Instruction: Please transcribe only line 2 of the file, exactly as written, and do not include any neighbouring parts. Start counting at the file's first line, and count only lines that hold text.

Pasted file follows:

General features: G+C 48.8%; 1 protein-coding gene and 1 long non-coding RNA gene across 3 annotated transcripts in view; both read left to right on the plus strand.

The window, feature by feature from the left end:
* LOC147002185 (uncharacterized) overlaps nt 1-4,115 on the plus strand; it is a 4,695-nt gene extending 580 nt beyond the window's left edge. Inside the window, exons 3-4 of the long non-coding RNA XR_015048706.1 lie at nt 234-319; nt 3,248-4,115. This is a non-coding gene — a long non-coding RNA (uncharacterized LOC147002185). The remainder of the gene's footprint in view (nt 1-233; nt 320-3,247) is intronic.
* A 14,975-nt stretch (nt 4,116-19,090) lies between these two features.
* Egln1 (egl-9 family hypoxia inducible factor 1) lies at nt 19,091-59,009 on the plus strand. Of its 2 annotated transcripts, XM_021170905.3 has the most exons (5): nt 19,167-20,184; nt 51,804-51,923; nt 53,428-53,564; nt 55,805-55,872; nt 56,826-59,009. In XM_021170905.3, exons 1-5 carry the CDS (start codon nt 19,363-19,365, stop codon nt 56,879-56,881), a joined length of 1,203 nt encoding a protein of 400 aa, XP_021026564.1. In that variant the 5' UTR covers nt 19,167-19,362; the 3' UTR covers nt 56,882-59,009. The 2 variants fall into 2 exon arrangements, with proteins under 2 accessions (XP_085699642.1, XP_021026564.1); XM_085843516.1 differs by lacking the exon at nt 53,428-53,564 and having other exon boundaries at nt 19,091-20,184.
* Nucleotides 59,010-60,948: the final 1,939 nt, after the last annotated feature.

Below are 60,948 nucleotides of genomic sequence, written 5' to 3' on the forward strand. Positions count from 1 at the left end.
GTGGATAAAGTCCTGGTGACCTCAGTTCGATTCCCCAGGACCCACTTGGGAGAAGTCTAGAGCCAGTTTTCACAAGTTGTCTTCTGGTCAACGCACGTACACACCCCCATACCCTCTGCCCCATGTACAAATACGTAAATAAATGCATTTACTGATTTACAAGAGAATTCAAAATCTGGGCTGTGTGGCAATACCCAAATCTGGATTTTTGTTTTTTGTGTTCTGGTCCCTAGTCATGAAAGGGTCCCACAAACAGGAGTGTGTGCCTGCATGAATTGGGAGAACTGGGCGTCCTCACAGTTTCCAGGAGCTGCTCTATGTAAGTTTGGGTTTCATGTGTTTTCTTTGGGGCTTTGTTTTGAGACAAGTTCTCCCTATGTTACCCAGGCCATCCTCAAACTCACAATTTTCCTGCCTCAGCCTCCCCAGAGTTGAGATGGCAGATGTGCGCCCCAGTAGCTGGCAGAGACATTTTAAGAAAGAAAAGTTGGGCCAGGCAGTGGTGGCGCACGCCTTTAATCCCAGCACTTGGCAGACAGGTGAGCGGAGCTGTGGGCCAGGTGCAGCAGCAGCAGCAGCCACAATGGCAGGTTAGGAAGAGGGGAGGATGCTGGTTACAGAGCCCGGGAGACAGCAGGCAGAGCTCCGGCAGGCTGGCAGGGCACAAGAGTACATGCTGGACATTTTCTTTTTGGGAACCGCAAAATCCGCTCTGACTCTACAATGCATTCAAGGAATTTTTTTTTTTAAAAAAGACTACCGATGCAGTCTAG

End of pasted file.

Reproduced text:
The window, feature by feature from the left end: